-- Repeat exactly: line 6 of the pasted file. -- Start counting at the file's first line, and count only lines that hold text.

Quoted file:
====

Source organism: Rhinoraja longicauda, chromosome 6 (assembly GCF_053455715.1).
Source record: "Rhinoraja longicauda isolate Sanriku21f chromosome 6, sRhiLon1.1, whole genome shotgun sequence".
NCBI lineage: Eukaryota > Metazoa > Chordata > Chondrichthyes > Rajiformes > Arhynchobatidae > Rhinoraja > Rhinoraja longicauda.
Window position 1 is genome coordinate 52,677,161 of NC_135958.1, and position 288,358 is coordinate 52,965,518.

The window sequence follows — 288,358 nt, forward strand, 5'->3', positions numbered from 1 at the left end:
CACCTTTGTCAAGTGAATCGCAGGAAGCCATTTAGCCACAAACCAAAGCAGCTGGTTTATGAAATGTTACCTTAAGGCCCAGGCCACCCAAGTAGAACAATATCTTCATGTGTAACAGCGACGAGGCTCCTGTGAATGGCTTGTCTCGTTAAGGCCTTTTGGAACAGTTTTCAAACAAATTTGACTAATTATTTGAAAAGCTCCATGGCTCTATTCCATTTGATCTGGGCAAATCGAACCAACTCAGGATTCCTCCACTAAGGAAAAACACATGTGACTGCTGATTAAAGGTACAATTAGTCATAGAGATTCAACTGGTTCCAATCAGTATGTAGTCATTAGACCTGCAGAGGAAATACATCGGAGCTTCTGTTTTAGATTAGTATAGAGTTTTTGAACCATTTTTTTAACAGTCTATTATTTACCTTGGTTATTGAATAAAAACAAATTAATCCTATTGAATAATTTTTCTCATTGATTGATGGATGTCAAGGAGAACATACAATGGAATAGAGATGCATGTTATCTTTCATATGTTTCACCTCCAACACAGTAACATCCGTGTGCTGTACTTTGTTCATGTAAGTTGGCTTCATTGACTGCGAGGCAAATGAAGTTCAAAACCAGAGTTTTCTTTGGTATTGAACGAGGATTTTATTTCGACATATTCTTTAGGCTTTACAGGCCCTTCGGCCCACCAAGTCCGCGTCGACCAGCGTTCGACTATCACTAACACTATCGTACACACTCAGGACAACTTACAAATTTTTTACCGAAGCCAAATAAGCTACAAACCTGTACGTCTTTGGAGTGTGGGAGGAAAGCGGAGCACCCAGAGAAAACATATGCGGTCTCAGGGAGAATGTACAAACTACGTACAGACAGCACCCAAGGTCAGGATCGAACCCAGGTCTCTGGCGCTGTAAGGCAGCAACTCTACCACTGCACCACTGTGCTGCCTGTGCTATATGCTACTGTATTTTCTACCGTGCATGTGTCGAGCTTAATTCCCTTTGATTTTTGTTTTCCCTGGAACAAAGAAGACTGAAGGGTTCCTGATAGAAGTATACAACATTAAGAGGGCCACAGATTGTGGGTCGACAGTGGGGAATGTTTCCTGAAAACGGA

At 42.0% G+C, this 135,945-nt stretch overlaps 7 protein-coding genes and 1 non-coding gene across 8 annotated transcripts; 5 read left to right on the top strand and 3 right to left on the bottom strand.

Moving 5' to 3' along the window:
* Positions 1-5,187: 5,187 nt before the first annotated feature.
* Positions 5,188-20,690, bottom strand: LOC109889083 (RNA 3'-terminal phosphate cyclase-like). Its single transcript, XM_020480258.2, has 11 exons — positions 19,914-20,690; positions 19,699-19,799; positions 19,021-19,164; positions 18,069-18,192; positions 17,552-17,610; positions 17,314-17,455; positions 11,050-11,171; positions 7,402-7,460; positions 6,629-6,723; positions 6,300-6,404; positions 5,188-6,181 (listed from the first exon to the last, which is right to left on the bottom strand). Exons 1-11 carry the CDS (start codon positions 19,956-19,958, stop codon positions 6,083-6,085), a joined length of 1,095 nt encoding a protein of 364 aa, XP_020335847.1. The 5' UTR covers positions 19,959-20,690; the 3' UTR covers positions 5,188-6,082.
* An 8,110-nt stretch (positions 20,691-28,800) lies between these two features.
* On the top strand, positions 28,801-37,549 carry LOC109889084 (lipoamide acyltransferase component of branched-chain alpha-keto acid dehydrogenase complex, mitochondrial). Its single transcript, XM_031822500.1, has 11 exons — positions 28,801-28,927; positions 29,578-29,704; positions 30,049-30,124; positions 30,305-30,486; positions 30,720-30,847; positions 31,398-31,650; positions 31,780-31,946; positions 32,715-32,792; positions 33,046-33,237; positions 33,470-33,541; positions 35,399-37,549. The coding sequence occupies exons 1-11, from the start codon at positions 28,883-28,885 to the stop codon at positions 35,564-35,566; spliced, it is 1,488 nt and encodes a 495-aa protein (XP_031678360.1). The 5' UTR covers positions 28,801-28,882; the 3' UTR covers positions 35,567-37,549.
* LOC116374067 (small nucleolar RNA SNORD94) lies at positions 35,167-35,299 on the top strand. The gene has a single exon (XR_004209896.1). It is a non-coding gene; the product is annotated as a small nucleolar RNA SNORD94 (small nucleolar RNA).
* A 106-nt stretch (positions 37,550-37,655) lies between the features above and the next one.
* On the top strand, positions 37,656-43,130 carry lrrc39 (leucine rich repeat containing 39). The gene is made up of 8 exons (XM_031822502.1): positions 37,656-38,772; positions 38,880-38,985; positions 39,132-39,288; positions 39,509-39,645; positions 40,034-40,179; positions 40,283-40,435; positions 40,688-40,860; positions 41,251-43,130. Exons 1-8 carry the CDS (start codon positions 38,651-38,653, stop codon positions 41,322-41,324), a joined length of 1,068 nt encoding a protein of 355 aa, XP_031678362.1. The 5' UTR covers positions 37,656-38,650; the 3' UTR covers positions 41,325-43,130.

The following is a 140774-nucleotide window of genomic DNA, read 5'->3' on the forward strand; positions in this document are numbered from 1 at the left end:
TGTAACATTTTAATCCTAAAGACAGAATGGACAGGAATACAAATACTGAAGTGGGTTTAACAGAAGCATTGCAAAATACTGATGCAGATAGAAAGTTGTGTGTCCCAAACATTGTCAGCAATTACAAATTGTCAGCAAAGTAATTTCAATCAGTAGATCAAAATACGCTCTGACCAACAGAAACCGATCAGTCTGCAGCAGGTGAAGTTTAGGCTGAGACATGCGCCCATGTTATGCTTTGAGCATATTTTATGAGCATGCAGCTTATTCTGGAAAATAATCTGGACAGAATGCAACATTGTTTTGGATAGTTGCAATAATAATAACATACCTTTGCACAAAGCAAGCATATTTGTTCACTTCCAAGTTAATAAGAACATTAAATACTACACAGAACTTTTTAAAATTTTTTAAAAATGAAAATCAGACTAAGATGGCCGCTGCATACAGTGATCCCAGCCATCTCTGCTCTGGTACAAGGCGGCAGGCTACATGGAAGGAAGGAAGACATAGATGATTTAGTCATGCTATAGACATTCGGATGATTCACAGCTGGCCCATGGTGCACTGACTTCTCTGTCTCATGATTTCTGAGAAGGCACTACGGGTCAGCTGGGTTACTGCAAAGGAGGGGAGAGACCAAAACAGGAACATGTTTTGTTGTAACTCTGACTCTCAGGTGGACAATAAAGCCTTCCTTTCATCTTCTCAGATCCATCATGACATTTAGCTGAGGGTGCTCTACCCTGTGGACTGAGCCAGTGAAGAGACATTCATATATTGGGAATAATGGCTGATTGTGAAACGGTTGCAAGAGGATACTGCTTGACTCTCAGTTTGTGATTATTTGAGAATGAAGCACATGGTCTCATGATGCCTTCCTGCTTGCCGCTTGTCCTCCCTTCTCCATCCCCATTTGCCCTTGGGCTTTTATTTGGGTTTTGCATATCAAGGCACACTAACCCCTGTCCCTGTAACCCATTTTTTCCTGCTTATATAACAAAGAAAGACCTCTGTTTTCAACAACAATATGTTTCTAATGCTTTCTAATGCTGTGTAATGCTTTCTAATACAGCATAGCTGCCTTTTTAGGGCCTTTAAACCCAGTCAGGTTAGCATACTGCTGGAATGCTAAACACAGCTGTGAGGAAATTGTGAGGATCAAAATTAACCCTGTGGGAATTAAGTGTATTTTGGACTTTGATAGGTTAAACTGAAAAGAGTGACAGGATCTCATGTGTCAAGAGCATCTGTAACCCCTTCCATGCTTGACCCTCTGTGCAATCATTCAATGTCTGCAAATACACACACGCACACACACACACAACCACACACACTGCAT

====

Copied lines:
CACCTTTGTCAAGTGAATCGCAGGAAGCCATTTAGCCACAAACCAAAGCAGCTGGTTTATGAAATGTTACCTTAAGGCCCAGGCCACCCAAGTAGAACAATATCTTCATGTGTAACAGCGACGAGGCTCCTGTGAATGGCTTGTCTCGTTAAGGCCTTTTGGAACAGTTTTCAAACAAATTTGACTAATTATTTGAAAAGCTCCATGGCTCTATTCCATTTGATCTGGGCAAATCGAACCAACTCAGGATTCCTCCACTAAGGAAAAACACATGTGACTGCTGATTAAAGGTACAATTAGTCATAGAGATTCAACTGGTTCCAATCAGTATGTAGTCATTAGACCTGCAGAGGAAATACATCGGAGCTTCTGTTTTAGATTAGTATAGAGTTTTTGAACCATTTTTTTAACAGTCTATTATTTACCTTGGTTATTGAATAAAAACAAATTAATCCTATTGAATAATTTTTCTCATTGATTGATGGATGTCAAGGAGAACATACAATGGAATAGAGATGCATGTTATCTTTCATATGTTTCACCTCCAACACAGTAACATCCGTGTGCTGTACTTTGTTCATGTAAGTTGGCTTCATTGACTGCGAGGCAAATGAAGTTCAAAACCAGAGTTTTCTTTGGTATTGAACGAGGATTTTATTTCGACATATTCTTTAGGCTTTACAGGCCCTTCGGCCCACCAAGTCCGCGTCGACCAGCGTTCGACTATCACTAACACTATCGTACACACTCAGGACAACTTACAAATTTTTTACCGAAGCCAAATAAGCTACAAACCTGTACGTCTTTGGAGTGTGGGAGGAAAGCGGAGCACCCAGAGAAAACATATGCGGTCTCAGGGAGAATGTACAAACTACGTACAGACAGCACCCAAGGTCAGGATCGAACCCAGGTCTCTGGCGCTGTAAGGCAGCAACTCTACCACTGCACCACTGTGCTGCCTGTGCTATATGCTACTGTATTTTCTACCGTGCATGTGTCGAGCTTAATTCCCTTTGATTTTTGTTTTCCCTGGAACAAAGAAGACTGAAGGGTTCCTGATAGAAGTATACAACATTAAGAGGGCCACAGATTGTGGGTCGACAGTGGGGAATGTTTCCTGAAAACGGA